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A new study compares companies here and abroad, and concludes that Sarbanes-Oxley appears to have put a damper on risk-taking by U.S. firms.
Scott Leibs, CFO Magazine
August 8, 2007
Risk, like luck, comes in two varieties: good and bad. The latter you hope to avoid, the former to capitalize on. Lately, however, there's been precious little capitalizing. Companies have been decidedly risk-averse for years, accumulating piles of cash and returning it to shareholders rather than investing it in new products or ventures.
Many critics of regulation have claimed that one reason for this uncharacteristic caution has been the "chilling effect" of the Sarbanes-Oxley Act. Now researchers at the University of Pittsburgh have put that theory to the test, and have concluded that it's true.
Or true-ish. Or maybe just a coincidence, but if so a big one. Leonce Bargeron, Kenneth Lehn, and Chad Zutter looked at companies in the United States and the UK and assessed them on both accounting variables (the levels and types of investments companies make) and stockbased variables (for example, returns, betas, and companyspecific risk measures). They also looked at data on initial public offerings for both countries in an effort to see whether Sarbox has, as many speculate, driven companies to pursue IPOs overseas, and whether the companies that do so tend to be more risk-based (as measured by their researchand- development expenditures).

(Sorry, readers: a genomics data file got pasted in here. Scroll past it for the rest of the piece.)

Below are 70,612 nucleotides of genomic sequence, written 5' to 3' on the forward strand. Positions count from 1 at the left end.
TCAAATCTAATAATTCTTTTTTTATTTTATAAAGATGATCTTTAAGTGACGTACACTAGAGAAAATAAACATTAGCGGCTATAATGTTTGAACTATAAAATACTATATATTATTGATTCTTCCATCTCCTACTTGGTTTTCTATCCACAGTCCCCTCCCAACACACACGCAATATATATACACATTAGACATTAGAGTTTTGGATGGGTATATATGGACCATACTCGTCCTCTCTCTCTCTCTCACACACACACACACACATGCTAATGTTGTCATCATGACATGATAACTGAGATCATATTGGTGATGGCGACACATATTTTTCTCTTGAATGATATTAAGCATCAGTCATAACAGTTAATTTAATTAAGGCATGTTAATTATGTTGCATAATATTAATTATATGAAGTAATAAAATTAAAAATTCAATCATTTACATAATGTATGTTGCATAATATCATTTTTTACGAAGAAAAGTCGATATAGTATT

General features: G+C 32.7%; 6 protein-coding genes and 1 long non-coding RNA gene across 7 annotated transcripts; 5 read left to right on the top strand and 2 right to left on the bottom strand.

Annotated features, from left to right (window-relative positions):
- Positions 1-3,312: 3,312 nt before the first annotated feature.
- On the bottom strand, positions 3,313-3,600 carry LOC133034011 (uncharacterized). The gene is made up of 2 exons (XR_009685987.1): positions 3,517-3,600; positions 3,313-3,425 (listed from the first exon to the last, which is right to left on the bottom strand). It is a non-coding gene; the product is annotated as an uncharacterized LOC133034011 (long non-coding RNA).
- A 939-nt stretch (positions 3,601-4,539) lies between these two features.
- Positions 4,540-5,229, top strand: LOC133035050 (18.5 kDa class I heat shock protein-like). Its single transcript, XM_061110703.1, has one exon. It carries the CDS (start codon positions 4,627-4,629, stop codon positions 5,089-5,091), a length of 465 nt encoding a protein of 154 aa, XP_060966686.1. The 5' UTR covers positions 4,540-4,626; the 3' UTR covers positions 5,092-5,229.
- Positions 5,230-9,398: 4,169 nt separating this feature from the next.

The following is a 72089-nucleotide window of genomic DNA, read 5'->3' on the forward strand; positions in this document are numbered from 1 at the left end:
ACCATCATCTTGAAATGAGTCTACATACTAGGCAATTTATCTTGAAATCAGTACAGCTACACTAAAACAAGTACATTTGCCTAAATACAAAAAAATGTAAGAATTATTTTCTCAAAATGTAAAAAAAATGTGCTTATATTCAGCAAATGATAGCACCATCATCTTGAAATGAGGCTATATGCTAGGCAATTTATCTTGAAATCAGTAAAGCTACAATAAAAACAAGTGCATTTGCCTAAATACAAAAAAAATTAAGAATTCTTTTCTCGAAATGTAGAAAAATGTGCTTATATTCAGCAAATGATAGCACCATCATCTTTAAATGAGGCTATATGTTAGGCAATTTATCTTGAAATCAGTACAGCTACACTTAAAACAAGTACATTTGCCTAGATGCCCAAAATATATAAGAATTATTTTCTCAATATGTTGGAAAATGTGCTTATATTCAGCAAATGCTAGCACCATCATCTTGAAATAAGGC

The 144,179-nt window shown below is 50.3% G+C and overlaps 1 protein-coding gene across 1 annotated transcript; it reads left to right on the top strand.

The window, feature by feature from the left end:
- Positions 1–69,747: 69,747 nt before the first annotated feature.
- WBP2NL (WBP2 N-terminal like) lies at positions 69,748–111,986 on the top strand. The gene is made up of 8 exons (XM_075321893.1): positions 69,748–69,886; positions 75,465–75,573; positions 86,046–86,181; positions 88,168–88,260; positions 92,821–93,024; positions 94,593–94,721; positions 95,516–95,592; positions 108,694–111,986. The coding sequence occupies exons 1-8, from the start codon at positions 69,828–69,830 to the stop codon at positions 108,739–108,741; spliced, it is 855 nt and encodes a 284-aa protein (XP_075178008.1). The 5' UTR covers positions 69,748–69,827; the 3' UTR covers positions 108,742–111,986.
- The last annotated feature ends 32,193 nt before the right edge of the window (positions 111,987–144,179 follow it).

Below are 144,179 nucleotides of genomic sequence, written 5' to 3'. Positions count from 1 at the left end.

Once the data was crunched on more than 5,000 firms (split about 80/20 between the United States and the UK), the team concluded that risk-taking by U.S. firms has declined significantly in the post-Sarbox era. "We can't nail it down to Sarbox," says Bargeron, an assistant professor of business administration at Pitt (and a former CFO). "In isolation, any of our measures could be taken issue with, but together they create a preponderance of evidence that is striking."
Meanwhile, Sarbox was intended to have a positive impact on negative risks, the kind companies hope to avoid, by encouraging a more rigorous assessment of high-risk areas including finance and technology. But a PricewaterhouseCoopers study has found that almost one in five companies conducts no annual risk assessment, while a third conduct multiple assessments but rarely share the results across departments.
"The cost of overseeing risk and compliance goes well beyond Sarbox," says Miles Everson, a PwC partner, "and often runs to hundreds of millions of dollars a year." Many companies have rushed to create new positions or departments in response to specific demands, creating huge duplication of effort. "When was the last time a newly created job title wasn't named after a regulation?" he asks. "You have privacy officers, compliance officers, and new audit positions proliferating." By adopting a formal governance, risk, and compliance (GRC) strategy, he says, companies can get faster efficiency — and free up employees to explore the strategic risks that companies should be pursuing.